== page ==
5 Replies Latest reply: Feb 8, 2014 4:56 AM by themachead
bastiansimrajh Level 1 (0 points)



Earlier this afternoon I spilled a small amount of Coca-Cola on my Macbook Air. The spill was the top half of the track pad and the keyboard around the space bar and keys V, B, N, M, F,G, H. Within a second I flipped the Macbook upside down and all the liquid ran off. I also managed to wipe any residue off and blast it for ten seconds or so with a hairdryer on the cool setting.


When I spilled the liquid the laptop was on and remained on until I switched it off myself. I switched it back on and it was running without a hitch. I popped off most of the keys and noticed that there was no residule liquid.


What should I do now? I have it currently sitting infront of a fan to be sure but as its running normal I don't know how long I should leave it like this. Should I take it into an Apple Store to get checked out? I'm worried that although it seems fine now, it may start having problems further down the track.


Thank you!

MacBook Air, OS X Mavericks (10.9)
  • PlotinusVeritas Level 6 (14,720 points)

    Should I take it into an Apple Store to get checked out? I'm worried that although it seems fine now, it may start having problems further down the track.



    drying wont work, you think it does, everyone does, but they're always wrong.


    Yes, you need it opened up and appt with your local Apple store., you spilled nasty acids inside and your Air will corrode and falter.


    see below




    Liquid spills, why your MacBook chassis is a one-way valve for spills

    After a substantial spill many people will turn their notebook upside down and shake it, not only does this not work, but it spreads liquid havoc throughout your machine and makes things often as bad as possible.


    The keyboard itself acts like a one way valve in the case of a substantial liquid spill. While liquid pours into the bottom chassis easy, it does not come out easily at all, and in the case of any spill, most of it will not come out by turning it upside down. Disconnect all power and contact Apple for diagnostics and repair.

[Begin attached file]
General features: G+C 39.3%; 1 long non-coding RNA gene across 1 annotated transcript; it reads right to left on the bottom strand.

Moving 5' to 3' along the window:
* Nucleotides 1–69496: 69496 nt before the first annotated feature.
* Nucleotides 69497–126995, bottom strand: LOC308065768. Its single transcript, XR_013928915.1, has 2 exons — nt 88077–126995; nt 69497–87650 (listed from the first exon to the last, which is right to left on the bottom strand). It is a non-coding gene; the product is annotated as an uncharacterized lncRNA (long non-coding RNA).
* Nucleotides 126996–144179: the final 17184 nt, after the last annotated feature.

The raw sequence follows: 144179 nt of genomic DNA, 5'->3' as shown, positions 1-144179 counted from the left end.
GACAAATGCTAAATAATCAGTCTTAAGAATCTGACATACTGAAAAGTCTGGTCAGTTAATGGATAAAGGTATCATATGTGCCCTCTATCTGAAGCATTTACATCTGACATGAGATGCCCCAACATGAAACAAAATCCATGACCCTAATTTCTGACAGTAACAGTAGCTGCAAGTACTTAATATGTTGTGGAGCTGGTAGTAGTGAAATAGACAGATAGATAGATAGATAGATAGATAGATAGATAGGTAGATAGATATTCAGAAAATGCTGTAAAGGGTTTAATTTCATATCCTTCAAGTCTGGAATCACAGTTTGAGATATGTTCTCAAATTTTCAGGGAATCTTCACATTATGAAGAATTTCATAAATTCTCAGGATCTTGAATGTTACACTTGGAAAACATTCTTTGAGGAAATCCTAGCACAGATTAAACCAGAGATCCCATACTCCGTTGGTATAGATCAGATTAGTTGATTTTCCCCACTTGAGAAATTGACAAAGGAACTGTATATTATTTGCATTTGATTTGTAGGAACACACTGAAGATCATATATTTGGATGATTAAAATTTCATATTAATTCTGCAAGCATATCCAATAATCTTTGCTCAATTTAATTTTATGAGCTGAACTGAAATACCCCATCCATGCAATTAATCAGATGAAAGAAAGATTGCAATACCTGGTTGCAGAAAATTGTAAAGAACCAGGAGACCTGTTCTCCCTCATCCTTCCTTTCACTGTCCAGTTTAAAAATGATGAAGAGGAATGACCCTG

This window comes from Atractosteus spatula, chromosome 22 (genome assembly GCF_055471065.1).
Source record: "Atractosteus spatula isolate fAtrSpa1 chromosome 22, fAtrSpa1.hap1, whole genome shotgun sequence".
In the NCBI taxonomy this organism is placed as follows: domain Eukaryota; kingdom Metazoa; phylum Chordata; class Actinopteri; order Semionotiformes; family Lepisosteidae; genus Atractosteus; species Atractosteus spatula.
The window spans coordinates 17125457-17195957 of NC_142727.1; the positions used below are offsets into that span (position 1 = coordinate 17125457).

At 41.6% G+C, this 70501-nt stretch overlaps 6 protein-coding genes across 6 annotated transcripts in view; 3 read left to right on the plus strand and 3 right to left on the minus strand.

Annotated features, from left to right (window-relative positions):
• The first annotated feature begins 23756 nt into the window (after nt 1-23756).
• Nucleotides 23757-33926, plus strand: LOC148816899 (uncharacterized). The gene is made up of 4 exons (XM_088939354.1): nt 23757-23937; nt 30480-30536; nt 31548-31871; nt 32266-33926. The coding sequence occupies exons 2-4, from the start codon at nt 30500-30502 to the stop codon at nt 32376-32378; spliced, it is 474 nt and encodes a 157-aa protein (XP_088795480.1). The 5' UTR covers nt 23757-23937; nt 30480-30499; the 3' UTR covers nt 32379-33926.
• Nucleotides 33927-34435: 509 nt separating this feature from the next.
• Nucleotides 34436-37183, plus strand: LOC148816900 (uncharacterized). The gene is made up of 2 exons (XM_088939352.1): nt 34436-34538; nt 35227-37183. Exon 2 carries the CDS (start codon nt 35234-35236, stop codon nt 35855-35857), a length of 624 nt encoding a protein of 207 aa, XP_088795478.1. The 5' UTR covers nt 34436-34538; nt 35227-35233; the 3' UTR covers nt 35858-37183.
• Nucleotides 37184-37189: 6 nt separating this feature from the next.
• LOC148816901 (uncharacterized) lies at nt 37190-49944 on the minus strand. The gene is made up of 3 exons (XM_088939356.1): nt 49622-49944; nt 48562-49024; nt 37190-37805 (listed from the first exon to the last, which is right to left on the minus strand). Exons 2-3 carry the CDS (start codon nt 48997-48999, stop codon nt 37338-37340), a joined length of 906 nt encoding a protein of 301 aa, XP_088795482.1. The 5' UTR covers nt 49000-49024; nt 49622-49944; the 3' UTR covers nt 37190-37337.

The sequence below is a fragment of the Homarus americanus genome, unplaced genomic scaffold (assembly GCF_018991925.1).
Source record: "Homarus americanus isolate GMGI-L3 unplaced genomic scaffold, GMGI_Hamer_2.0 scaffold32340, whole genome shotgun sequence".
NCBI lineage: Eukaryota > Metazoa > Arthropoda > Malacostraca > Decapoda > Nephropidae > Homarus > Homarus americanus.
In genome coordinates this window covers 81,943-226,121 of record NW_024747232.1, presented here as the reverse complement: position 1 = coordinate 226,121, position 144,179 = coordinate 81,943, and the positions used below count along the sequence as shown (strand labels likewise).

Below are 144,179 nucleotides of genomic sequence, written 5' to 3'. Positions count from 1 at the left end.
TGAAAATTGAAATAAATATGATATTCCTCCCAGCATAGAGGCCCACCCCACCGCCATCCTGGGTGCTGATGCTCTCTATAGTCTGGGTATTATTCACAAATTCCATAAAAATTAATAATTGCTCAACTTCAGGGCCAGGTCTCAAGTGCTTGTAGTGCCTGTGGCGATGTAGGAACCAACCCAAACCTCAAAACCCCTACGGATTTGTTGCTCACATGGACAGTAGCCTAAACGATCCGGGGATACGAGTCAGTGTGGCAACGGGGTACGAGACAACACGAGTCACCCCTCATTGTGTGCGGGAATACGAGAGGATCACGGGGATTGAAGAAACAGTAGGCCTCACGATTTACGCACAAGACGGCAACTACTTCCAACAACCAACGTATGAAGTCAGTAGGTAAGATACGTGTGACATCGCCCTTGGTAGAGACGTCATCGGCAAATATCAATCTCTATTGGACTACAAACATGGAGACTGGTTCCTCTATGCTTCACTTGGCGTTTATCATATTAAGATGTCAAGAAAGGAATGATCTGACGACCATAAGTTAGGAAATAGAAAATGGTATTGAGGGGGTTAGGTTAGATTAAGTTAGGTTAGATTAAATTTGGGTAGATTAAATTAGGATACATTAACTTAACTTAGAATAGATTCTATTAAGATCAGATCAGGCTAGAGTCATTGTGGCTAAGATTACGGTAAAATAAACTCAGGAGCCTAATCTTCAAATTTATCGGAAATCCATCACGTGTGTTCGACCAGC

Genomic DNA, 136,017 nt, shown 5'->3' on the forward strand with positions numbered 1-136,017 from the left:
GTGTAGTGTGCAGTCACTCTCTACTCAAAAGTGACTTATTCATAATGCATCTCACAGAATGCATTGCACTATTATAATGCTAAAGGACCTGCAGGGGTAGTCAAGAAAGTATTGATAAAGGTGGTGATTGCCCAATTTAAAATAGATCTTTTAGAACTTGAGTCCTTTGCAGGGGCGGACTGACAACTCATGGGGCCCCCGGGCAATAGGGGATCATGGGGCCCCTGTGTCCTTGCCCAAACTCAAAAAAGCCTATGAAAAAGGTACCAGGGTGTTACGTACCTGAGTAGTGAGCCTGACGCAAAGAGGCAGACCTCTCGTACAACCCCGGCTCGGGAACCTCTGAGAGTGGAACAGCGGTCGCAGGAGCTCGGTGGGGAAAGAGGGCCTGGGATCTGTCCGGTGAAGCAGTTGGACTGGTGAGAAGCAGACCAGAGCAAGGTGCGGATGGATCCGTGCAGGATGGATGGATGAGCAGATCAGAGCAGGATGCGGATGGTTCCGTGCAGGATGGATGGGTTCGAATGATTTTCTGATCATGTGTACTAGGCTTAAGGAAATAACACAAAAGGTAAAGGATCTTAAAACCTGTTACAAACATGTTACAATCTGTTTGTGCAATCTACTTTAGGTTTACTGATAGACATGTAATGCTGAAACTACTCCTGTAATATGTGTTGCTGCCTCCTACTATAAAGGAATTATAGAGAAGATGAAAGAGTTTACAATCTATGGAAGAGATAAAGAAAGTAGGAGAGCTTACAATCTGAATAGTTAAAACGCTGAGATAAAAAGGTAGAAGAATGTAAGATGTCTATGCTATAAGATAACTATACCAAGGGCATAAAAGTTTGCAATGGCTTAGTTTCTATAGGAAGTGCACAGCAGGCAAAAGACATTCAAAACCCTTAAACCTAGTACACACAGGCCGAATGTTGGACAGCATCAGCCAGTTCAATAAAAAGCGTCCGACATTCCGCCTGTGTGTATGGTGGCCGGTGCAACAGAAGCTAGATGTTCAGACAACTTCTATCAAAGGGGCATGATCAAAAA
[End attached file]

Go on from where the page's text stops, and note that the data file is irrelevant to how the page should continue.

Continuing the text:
Do not attempt to, after a spill, ‘dry out your MacBook’ and test it

    After a spill most people invariably try to “dry out” their notebook by various methods, including hair dryers and otherwise. This both does not work, and after a substantial spill of any magnitude, even if the liquid was water, residue is left behind.


    There are additionally many very tight places inside your notebook where liquids will linger for a very long time, and cause corrosion or worse.


    Immediately unplug your notebook and contact Apple for in shop diagnostics and parts replacement.


    In the case of very minor spills people will “dry out” their notebook and feel success that their notebook is working ok, however invariably in nearly all instances after 4-14 days an error / fault pops up and is usually followed by more.




    In case of a spill, damage estimates are impossible,.....anything can be fixed, without question.......the question is cost.



    contact Apple for in shop diagnostics and cost estimation ....possible parts replacement.  

  • themachead Level 3 (765 points)

    Fans and repowering after a liquid spill - dangerous living. Fans just blow any wet from where it is to where it isn't (yet). Corrosion damage will get worse over time. FWIW liquid spills are not covered under waranty. Either someone (or if you're handy) you will have to at least clean and dry the logic board (a major task).

  • bastiansimrajh Level 1 (0 points)

    Thanks for your help huys.



    I pulled it apart myself today to have a look inside for any visible damage. Everything on the inside seemed pretty good. No visible stains or residue from the coke. I stopped short of removing the logic board (feels a little above my skill set) but I did clean what I could carefully with a q-tip and some isopropyl. Here's hoping when its finished drying off completely it comes together okay!



    Here are some pictures of the inside. Anything you think I should be worried about?







  • PlotinusVeritas Level 6 (14,720 points)

    since you cant see the other side of the logic board where the spill would impact, seeing the bottom of the logic board bottom side up isnt going to give you much information.


    Yes, saw you pictures.

  • themachead Level 3 (765 points)

    I would think that if there was something visible to clean up on this side (the bottom of the board) there's probably damage/reside on the other side.... you will find out in a few days if it starts acting strange you now know why.


    Yes removing the logic board is a very advanced DIY - essentially you are completely disassembling then reassembling the entire machine. Helps you understand why a liquid damage repair is so expensive.